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Iraq must immediately stop mass, unannounced executions: UN experts

30 January 2024

GENEVA (30 January 2024) – UN experts* today expressed deep concern at reports that Iraq has begun mass executions in its prison system. They noted with dismay that overt 250 people may be at risk of imminent execution, amid reports that the Government has expedited the enforcement of detainees’ sentences.

“We are shocked to hear that unannounced mass executions are taking place in Iraqi prisons, particularly in Nasiriyah Central Prison, where at least 13 people were recently executed on the same day and hundreds of others are at risk of imminent execution,” the UN experts said, amid reliable reports that an “execution list” has been approved.

13 male Iraqi prisoners – previously sentenced to death – were executed on 25 December 2023. This is the largest number of convicted prisoners reportedly executed by the Iraqi authorities in one day since 16 November 2020, when 20 convicted prisoners were executed. The names of the 13 prisoners were reportedly called over a loudspeaker on the evening of 24 December. They were taken from their cells before being executed the next morning and were not allowed to call their families or lawyers.

“We are deeply concerned about the secretive nature of the implementation of the death penalty in Iraq and reports of executions without prior notification to families or lawyers,” the experts said. According to the United Nations Safeguards Protecting the Rights of those Facing the Death Penalty transparency is a minimum requirement in the application of the death penalty. The Human Rights Committee has also stated that “failure to provide individuals on death row with timely notification about the date of their execution constitutes, as a rule, a form of ill-treatment, which renders the subsequent execution contrary to article 7 of the International Covenant on Civil and Political Rights.”

The experts urged Iraq to publish, if possible, on an annual basis, information on the use of the death penalty, including the number of persons sentenced to death, the number of executions carried out and the number of persons under sentence of death, for each category of offence for which the death penalty is authorised.

“We are also alarmed by allegations of torture and ill-treatment of detainees, particularly in Nasiriyah Central Prison, and the reported absence of prompt and impartial investigations into these allegations,” the experts said.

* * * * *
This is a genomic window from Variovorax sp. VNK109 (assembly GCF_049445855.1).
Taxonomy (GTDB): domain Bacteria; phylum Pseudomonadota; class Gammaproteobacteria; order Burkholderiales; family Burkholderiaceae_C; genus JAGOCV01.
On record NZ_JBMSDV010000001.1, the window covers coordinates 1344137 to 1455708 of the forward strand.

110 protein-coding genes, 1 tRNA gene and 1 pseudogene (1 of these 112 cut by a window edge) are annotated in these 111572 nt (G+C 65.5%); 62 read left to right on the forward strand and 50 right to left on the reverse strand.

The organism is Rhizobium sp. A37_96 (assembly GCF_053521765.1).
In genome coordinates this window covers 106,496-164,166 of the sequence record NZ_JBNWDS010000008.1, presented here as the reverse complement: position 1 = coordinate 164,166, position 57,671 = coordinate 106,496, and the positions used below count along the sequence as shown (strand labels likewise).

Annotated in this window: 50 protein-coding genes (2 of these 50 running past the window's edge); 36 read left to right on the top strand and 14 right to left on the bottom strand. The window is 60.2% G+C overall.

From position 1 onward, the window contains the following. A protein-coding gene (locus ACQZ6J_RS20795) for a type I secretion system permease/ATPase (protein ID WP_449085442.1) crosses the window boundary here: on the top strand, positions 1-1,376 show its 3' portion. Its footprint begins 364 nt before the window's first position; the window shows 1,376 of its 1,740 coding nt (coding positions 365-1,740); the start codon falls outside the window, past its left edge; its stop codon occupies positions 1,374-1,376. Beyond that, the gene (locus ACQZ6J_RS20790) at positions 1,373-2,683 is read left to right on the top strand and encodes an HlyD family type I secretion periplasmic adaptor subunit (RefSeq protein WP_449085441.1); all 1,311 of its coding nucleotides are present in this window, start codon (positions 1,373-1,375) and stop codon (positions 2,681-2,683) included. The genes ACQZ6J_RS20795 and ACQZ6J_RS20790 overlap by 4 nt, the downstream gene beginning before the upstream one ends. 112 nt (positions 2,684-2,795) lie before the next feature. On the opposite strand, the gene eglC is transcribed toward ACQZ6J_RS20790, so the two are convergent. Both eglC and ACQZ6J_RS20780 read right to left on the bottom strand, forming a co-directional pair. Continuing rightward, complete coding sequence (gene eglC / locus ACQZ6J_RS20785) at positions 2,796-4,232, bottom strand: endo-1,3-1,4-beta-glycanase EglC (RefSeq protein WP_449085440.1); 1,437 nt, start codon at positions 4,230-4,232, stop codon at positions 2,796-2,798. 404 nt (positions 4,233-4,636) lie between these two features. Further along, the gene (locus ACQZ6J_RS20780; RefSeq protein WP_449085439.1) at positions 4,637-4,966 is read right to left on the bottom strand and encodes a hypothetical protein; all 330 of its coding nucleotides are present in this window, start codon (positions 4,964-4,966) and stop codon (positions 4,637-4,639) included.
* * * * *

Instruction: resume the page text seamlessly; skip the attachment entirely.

They have previously raised concerns about Iraq's Anti-Terrorism Law No. 13 (2005), which contains a vague and overly broad definition of terrorism. The law does not require proof of terrorist intent, and even petty crimes such as vandalism can be considered terrorist acts.

The experts noted that, if carried out on a widespread and systematic basis, arbitrary executions may well amount to crimes against humanity and may entail universal criminal responsibility for any officials involved.

“Given the urgency of the matter and the irreversible nature of the death penalty, we call on the Government of Iraq to take all necessary steps to immediately halt all executions, in particular in Nasiriyah Central Prison,” they said.

“We urge Iraq to grant clemency and commute the sentences of those on death row as a first step towards the complete abolition of the death penalty,” the experts said.

* The experts: Morris Tidball-Binz, Special Rapporteur on extrajudicial, summary or arbitrary executions ; Alice Jill Edwards, Special Rapporteur on Torture and Other Cruel, Inhuman or Degrading Treatment or PunishmentBen Saul, Special Rapporteur on the promotion and protection of human rights and fundamental freedoms while countering terrorism; Ms. Priya Gopalan (Chair-Rapporteur), Mr. Matthew Gillett (Vice-Chair on Communications), Ms. Miriam Estrada-Castillo, and Mr. Mumba Malila - Working Group on arbitrary detention.​​​​

Special Rapporteurs are part of what is known as the Special Procedures of the Human Rights Council. Special Procedures, the largest body of independent experts in the UN Human Rights system, is the general name of the Council’s independent fact-finding and monitoring mechanisms that address either specific country situations or thematic issues in all parts of the world. Special Procedures experts work on a voluntary basis; they are not UN staff and do not receive a salary for their work. They are independent from any government or organization and serve in their individual capacity.

For additional information and media requests please contact the mandate of the Special Rapporteur on extrajudicial, summary or arbitrary executions, Gihan Indraguptha ([email protected]) or [email protected].

For media enquiries regarding other UN independent experts, please contact Maya Derouaz ([email protected]) and Dharisha Indraguptha ([email protected])

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